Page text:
How paint overspray is killing your heater, and how you can prevent it

When you or someone on your site sprays a coating containing zinc near your heater, you need to take precautions for yourself and your equipment. Overspray that gets into the heater’s air outlet will cause serious and expensive damage.

The problem starts when you shut off the heater and detach the ductwork from its air outlet. Then you start spraying, and zinc particles in the overspray drift into the outlet and land on the heater’s tube sheet.

The tube sheet is made of stainless steel. As long as the tube sheet is still warm, the zinc sticks.

When the heater is turned on again, the zinc becomes molten and penetrates the stainless steel intergranularly, inducing steel embrittlement. This causes the tube sheet joint to crack, which can result in heat exchange failure.

When you have a cracked tube sheet, you will see one or more of these indicators (in order of severity of damage):

  1. The heater’s exhaust smoke turns white.
  2. Black smoke comes out of the burner when it is shut off.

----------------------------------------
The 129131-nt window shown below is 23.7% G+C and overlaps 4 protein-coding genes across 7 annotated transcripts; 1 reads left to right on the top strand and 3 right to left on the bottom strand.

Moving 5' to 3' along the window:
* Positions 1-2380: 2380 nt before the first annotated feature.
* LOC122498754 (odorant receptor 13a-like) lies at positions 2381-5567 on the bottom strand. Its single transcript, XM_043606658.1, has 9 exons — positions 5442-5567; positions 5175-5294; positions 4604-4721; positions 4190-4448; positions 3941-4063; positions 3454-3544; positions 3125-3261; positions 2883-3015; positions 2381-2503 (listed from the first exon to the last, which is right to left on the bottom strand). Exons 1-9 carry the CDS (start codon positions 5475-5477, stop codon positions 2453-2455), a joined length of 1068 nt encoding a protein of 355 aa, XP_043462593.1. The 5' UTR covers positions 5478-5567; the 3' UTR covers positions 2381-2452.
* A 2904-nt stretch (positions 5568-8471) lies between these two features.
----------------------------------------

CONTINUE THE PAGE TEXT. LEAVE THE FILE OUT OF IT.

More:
3. Extreme case—flames mixed with combustion products shoot out of the air outlet.

I see zinc contamination in 90% of the pre-owned heaters I examine. I have also seen heaters in the field that were unrepairable because contamination had been going on for too long. In fact, it’s one of the reasons Desert Air cube heaters are made so that heat exchangers can be replaced in the field.


Prevention couldn’t be more straightforward: keep the air outlet ductwork attached, and divert it so that it can’t pick up any overspray.

For further precaution, inspect your heater whenever you move it to a new task, after it has cooled. And inspect it annually at a minimum.

The mystery of zinc

Most painters wouldn’t make the link from zinc overspray to damaged heaters.

It’s not obvious until you hear about the phenomenon of liquid metal embrittlement (LME) and liquid metal cracking (LMC) induced by molten zinc on stainless steel. This is something that welders are very conscious of when they are working with galvanized (i.e. zinc-coated) stainless steel.

But now YOU know.